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Seattle startup Outreach reached unicorn status with its most recent funding round, which was led by Lone Pine Capital. (GeekWire Photo / Nat Levy)

Some of Seattle’s hottest startups are taking big checks from a major investment firm that rarely bets on private companies. But if you haven’t heard the name Lone Pine Capital, you’re not alone.

The Greenwich, Conn.-based firm recently led a $114 million investment in sales automation startup Outreach and last year participated in a $185 million round for on-demand trucking startup Convoy. In each case, Lone Pine helped to create a new unicorn, pushing the companies’ valuations north of $1 billion.

Lone Pine is notoriously quiet and declined to comment for this article, citing a “no press policy.” The Outreach press release announcing the investment described the firm as “a private investment management company that manages three hedge funds, three long-only funds and a fund of funds. The funds have approximately $20 billion under management and consist of over 800 investors, predominantly individuals and non-profit organizations.”

What makes the investments in Convoy and Outreach remarkable is the fact that Lone Pine rarely invests in private companies. In the past decade, Lone Pine has only revealed stakes in seven private companies, and four of them — Chinese carmaker NIO, e-commerce pet supply store Chewy, Uber and Snap — have since gone public or plan to go public soon.

Outreach CEO Manny Medina told GeekWire that neither he nor most of his investors had heard of Lone Pine before the recent fundraising round. Despite that, Medina said that the hedge fund’s representatives “blew us away” from the start. Investors typically only have a faint understanding of the company during an initial meeting, but that wasn’t the case with Lone Pine.

Outreach CEO Manny Medina. (Outreach Photo)

“Lone Pine did all the research up front and they came back to us and told us why we are going to be the next Bloomberg for sales,” he said, referring to the financial terminal used by many investors. “They came with that thesis to us, saying, ‘I want to invest in this business; what do we need to do to make this happen?'”

Medina was also impressed by the fund’s track record. “They make very few investments, but they put a lot of money into each of those investments. And they have been incredibly successful,” he said.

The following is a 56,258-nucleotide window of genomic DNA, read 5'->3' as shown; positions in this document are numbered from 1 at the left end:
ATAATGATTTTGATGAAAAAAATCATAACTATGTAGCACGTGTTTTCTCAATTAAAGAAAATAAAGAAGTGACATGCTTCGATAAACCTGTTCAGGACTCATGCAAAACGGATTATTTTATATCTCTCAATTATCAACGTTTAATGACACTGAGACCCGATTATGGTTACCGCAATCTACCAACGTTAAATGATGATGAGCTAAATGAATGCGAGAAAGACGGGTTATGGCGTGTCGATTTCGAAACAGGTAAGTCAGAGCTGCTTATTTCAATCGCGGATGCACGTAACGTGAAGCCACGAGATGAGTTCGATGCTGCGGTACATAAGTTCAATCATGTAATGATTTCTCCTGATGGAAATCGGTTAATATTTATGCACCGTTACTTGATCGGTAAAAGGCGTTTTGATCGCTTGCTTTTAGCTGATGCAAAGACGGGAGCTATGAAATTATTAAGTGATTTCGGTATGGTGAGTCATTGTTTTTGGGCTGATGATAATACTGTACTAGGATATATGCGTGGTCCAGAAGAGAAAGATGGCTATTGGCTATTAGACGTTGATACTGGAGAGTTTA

Lone Pine has a long history of winning bets. LCH Investments, which ranks hedge funds, estimated that Lone Pine has taken in $26 billion in profits since the fund launched in 1997.

Stephen Mandel, Jr. launched Lone Pine after starting his career with investor Julian Robertson’s hedge fund Tiger Management — making him part of the class of “Tiger Cubs” who left to start their own investment ventures.

Mandel has since been hailed as “the best long-short hedge-fund manager of his generation” by Seth Klarman, CEO of the Baupost Group, another hedge fund. According to Forbes, Mandel is worth $2.4 billion and comes in at number 962 on its list of the richest people in the world.

We know much more about Lone Pine’s public company holdings, which show a healthy appetite for both tech and Seattle firms. Lone Pine owns more than $1 billion in stock in Amazon, Microsoft and Adobe, which collectively make up nearly a quarter of the fund’s total holdings. It’s also the largest shareholder in Paypal and owns $890 million worth of Facebook and nearly $900 million of IQVIA stock, according to regulatory filings.

Lone Pine has a reputation for investing in business fundamentals, but that hasn’t stopped it from embracing tech companies with pricey valuations but high potential for growth. The fund follows a long-short strategy, which involves both buying stocks it thinks will rise and selling short those it expects to fall.

It isn’t exactly rare for a hedge fund to take stakes in private companies, particularly late-stage ones. In the Seattle area, Chase Coleman’s Tiger Global Management, another successor to Robertson’s Tiger Management, has been gobbling up stakes in private companies left and right.

Tiger Global recently led a $28 million round in Karat, a platform for hiring technical roles. It also co-led a $43 million funding round in warehousing’ startup Flexe and spearheaded a $50 million round in spa and salon software startup Zenoti. The short list of Tiger’s other Seattle-area bets includes marketing startup Amperity; publicly-traded real estate giant Redfin; and OfferUp, a Craigslist competitor valued at more than $1 billion.

Tech bets have paid off for funds like Tiger Global, which reportedly made $3 billion off of a single investment in Indian e-commerce company Flipkart.

The appetite for Seattle-area tech startups might be signs of a new era for Lone Pine. Mandel stepped down from running firm’s day-to-day operations at the start of the year, passing the managerial reins to deputies David Craver, Mala Goankar and Kelly Granat. The firm doesn’t have any obvious connections to Seattle apart from its investments.

Earlier this week, Lone Pine announced yet another private company investment, participating in a funding round for New York-based luggage manufacturer Away.

One thing is certain: Lone Pine is looking for big paydays from its bets. In the firm’s own rare words, from the Outreach news release announcing its funding round: “[Outreach] sits in a category of untapped market potential with an opportunity for high growth.”

Nat Levy contributed additional reporting to this article.

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